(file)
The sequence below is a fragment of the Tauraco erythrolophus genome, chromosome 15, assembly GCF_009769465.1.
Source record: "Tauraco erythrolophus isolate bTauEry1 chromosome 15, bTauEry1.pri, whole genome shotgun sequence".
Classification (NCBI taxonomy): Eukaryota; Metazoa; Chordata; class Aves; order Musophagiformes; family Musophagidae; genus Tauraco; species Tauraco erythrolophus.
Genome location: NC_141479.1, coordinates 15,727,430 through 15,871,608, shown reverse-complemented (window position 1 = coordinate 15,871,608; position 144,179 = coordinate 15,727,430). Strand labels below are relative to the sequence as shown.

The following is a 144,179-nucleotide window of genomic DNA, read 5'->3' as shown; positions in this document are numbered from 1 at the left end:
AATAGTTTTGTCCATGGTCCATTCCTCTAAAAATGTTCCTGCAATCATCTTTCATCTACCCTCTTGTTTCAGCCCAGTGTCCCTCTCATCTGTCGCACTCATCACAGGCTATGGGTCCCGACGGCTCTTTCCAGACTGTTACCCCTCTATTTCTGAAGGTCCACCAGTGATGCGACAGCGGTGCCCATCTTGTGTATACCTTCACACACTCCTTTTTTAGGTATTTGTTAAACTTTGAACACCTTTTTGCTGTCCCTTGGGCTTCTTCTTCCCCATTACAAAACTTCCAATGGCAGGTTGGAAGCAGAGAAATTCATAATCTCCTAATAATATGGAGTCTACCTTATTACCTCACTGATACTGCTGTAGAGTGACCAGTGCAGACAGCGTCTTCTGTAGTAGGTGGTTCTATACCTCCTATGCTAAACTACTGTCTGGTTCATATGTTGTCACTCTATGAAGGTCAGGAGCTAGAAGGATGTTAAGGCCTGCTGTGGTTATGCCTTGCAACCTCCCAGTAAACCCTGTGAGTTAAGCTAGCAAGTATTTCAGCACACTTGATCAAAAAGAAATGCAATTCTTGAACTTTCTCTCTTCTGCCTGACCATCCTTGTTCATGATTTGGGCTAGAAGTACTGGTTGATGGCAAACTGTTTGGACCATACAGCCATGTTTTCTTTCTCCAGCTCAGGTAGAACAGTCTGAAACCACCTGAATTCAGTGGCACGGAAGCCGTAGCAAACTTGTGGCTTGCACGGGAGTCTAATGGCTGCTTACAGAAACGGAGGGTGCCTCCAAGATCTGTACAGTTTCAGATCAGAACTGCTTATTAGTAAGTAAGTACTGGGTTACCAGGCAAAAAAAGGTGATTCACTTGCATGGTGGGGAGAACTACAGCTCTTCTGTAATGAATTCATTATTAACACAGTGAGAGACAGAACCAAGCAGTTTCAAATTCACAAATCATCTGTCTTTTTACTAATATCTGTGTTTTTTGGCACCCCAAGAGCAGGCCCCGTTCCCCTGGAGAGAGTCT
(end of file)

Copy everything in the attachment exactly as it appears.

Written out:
The sequence below is a fragment of the Tauraco erythrolophus genome, chromosome 15, assembly GCF_009769465.1.
Source record: "Tauraco erythrolophus isolate bTauEry1 chromosome 15, bTauEry1.pri, whole genome shotgun sequence".
Classification (NCBI taxonomy): Eukaryota; Metazoa; Chordata; class Aves; order Musophagiformes; family Musophagidae; genus Tauraco; species Tauraco erythrolophus.
Genome location: NC_141479.1, coordinates 15,727,430 through 15,871,608, shown reverse-complemented (window position 1 = coordinate 15,871,608; position 144,179 = coordinate 15,727,430). Strand labels below are relative to the sequence as shown.

The following is a 144,179-nucleotide window of genomic DNA, read 5'->3' as shown; positions in this document are numbered from 1 at the left end:
AATAGTTTTGTCCATGGTCCATTCCTCTAAAAATGTTCCTGCAATCATCTTTCATCTACCCTCTTGTTTCAGCCCAGTGTCCCTCTCATCTGTCGCACTCATCACAGGCTATGGGTCCCGACGGCTCTTTCCAGACTGTTACCCCTCTATTTCTGAAGGTCCACCAGTGATGCGACAGCGGTGCCCATCTTGTGTATACCTTCACACACTCCTTTTTTAGGTATTTGTTAAACTTTGAACACCTTTTTGCTGTCCCTTGGGCTTCTTCTTCCCCATTACAAAACTTCCAATGGCAGGTTGGAAGCAGAGAAATTCATAATCTCCTAATAATATGGAGTCTACCTTATTACCTCACTGATACTGCTGTAGAGTGACCAGTGCAGACAGCGTCTTCTGTAGTAGGTGGTTCTATACCTCCTATGCTAAACTACTGTCTGGTTCATATGTTGTCACTCTATGAAGGTCAGGAGCTAGAAGGATGTTAAGGCCTGCTGTGGTTATGCCTTGCAACCTCCCAGTAAACCCTGTGAGTTAAGCTAGCAAGTATTTCAGCACACTTGATCAAAAAGAAATGCAATTCTTGAACTTTCTCTCTTCTGCCTGACCATCCTTGTTCATGATTTGGGCTAGAAGTACTGGTTGATGGCAAACTGTTTGGACCATACAGCCATGTTTTCTTTCTCCAGCTCAGGTAGAACAGTCTGAAACCACCTGAATTCAGTGGCACGGAAGCCGTAGCAAACTTGTGGCTTGCACGGGAGTCTAATGGCTGCTTACAGAAACGGAGGGTGCCTCCAAGATCTGTACAGTTTCAGATCAGAACTGCTTATTAGTAAGTAAGTACTGGGTTACCAGGCAAAAAAAGGTGATTCACTTGCATGGTGGGGAGAACTACAGCTCTTCTGTAATGAATTCATTATTAACACAGTGAGAGACAGAACCAAGCAGTTTCAAATTCACAAATCATCTGTCTTTTTACTAATATCTGTGTTTTTTGGCACCCCAAGAGCAGGCCCCGTTCCCCTGGAGAGAGTCT